From the rousing opening number “Good Morning, Baltimore” to the dancy, flashy, fun finale “You Can’t Stop the Beat,” Hairspray is first and foremost a movie that will make you want to get up out of your seat and dance in the aisles, singing along with the terrific cast. Each song is a show-stopping, fever-inducing, thrill ride that the entire cast puts all of their hearts into. The music is perfect for a 60’s era, with just a touch late fifties fun. Several stand-out musical numbers alone make the entire movie worth the price of admission. “Good Morning Baltimore” opens the whole thing on a wonderfully high note, “I Can Hear the Bells” is deliciously funny, “Welcome to the 60’s” is a great number featuring both Travolta and Blonsky, “You’re Timeless to Me” is a sweet romantic love song that’s a refreshing break from all the loud dance numbers, and “You Can’t Stop the Beat” closes everything off with a loud bang that is an excellent end to a great film. Every song is hip, fun, groovy, and easy to bob your head and tap your feet to. You may even find yourself humming along, or, as I did, unsuccessfully attempting to guess the lyrics as it went along. All this being sad, however, Hairspray’s near fatal-flaw is that, eventually, all the songs begin to sound alike.

As I left the theater, there were only two songs that stuck in my mind. “Good Morning Baltimore” and “You’re Timeless to Me”, both undoubtedly the best songs of the movie. “Good Morning Baltimore” probably stuck in my head because the whole thing began with it, but it’s also a sensationally amazing opening song with great camera work and acting as Tracy strolls to the bus stop on her way to school. “You’re Timeless to Me” stuck in my head because it’s a delightfully sweet love ballad that is brutally frank and honest about what real love is – it’s not some blind ignorance of your loved one’s faults and foibles – but a brutal acknowledgment of them and a love that looks past all that and to what really matters. Christopher Walken and John Travolta are also not creepy in any way, which is a remarkable accomplishment considering that Travolta is a man basically dressed in drag. It’s a beautiful song, and the highlight of the movie. And though the rest of the songs are completely fun, they do blend together.”It’s Hairspray,” “The Nicest Kids in Town,” “Ladies Choice,” and “Run and Tell That” could almost be different parts of the same song. “Big, Blonde, and Beautiful” and “I Know where I’ve Been” sound very similar, I could almost be fooled into thinking they were the same song. “Without Love” is a great song in the moment, and sweet at its heart, but forgettable if you don’t try to think about it once you leave the theatre.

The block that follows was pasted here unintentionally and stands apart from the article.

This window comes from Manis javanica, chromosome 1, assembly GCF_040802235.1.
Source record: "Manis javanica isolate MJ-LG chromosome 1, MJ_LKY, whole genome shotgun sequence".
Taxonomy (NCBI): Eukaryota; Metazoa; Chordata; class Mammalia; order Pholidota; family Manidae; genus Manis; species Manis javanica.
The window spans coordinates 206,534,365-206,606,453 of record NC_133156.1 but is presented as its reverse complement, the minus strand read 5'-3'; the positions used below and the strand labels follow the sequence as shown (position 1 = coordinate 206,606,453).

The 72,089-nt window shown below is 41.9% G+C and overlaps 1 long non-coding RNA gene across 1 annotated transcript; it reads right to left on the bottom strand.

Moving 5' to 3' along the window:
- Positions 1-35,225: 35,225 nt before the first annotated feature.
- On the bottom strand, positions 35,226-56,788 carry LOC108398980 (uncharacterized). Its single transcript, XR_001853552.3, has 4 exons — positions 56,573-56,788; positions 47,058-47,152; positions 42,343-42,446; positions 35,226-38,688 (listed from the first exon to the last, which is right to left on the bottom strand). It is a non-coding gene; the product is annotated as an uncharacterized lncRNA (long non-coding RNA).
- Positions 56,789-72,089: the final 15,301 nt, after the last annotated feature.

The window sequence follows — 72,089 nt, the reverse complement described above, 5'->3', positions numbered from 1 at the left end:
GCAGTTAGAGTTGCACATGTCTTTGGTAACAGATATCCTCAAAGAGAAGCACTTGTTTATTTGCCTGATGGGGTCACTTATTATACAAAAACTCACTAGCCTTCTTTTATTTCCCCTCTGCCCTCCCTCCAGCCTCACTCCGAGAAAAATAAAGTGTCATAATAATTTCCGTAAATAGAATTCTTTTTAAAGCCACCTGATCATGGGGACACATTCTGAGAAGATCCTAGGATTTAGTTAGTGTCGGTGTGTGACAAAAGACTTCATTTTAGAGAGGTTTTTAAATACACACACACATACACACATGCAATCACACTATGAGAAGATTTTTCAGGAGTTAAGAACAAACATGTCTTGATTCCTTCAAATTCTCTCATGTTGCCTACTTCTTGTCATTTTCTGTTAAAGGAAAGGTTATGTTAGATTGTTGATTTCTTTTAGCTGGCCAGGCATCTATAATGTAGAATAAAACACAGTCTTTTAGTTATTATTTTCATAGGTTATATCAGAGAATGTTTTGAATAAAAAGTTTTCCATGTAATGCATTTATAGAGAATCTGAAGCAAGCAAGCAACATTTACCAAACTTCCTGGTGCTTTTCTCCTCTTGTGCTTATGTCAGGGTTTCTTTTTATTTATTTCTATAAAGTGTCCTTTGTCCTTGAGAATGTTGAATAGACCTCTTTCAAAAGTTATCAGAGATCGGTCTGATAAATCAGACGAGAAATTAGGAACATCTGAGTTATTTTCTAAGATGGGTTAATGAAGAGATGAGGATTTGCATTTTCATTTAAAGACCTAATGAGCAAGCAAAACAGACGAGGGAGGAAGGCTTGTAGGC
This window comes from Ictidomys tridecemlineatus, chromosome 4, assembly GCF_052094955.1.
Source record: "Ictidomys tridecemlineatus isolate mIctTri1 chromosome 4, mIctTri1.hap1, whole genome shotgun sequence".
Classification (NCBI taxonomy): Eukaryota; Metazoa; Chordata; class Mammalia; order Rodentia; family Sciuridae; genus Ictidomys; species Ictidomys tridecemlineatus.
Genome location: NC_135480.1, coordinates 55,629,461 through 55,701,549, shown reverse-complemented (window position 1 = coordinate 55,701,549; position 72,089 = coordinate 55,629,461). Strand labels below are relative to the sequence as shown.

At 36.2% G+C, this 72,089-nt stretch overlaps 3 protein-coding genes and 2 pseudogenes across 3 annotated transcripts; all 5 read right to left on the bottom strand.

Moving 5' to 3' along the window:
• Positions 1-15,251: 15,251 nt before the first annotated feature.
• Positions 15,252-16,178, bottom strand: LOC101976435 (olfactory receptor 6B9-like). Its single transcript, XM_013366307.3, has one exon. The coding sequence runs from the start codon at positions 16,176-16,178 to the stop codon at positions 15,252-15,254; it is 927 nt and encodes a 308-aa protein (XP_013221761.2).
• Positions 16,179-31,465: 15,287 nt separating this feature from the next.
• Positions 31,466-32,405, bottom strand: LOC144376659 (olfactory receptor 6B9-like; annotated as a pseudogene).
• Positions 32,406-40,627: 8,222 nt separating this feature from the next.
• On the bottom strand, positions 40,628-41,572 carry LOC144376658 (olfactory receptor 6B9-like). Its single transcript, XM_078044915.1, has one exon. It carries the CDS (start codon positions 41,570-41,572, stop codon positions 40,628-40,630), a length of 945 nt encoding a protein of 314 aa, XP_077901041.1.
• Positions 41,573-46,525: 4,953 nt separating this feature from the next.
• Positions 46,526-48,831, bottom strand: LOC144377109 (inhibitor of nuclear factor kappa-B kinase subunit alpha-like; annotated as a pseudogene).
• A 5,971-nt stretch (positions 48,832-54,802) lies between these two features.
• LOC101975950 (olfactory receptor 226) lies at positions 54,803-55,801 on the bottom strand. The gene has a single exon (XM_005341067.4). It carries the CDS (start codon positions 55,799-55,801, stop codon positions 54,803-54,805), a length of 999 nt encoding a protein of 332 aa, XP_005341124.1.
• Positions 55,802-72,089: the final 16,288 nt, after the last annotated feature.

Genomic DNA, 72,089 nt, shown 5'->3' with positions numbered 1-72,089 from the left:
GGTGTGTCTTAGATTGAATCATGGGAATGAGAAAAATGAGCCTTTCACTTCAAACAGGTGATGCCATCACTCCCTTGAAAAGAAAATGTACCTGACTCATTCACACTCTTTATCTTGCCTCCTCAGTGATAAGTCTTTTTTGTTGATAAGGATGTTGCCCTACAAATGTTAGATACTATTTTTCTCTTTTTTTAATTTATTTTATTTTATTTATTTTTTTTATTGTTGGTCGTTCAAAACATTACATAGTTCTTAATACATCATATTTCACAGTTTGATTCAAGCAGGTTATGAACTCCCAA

Hairspray’s other flaw is the black and white characters. (Again, pardon the pun. Geez, what is wrong with me?) Everybody is divided along completely equal lines, with no room for bleed over. Those who are good are squeaky clean, and those who are bad ooze evil intentions. Obviously, I’m not expecting anything of some grand drama caliber – this is called a fun romp for a reason – demands of multi-dimensional characters don’t weight on it as much. But all the good guys are so unquestionably good and all the bad guys are so unquestionably bad that there were times I simply found it kind of boring. Another thing that annoyed me was the mom of one of the main characters, who is portrayed as this evil brimstone-preaching Cruella de Vil of sorts, and in the end she isn’t really important at all, no redemption of her character happens, she is just given an unceremonious end. At least Michelle Pfeiffer’s character had a good ending and wasn’t tossed aside for the sake of a better dance scene.

Quibbles and squabbles and problems may come and go, but at the end of the day, I just found this movie incredibly fun. I don’t think I’ve had this much sheer uninhibited fun at the movies all summer. Sure, I’ve been awed at the special effects of Transformers, I’ve been stunned by Sunshine’s spectacle, I’ve been entranced with Ratatouille’s story,but no movie has made me just want to get up and dance more. If you ever have just a plain musical craving, Hairspray will satisfy that need like none other. It’s fun, harmless, exhilarating, endearing, sweet eye, ear, and foot candy that’ll have you tip tappity tapping your feet, swing swingety swinging your hips, and hip hop hoppitying all the way home.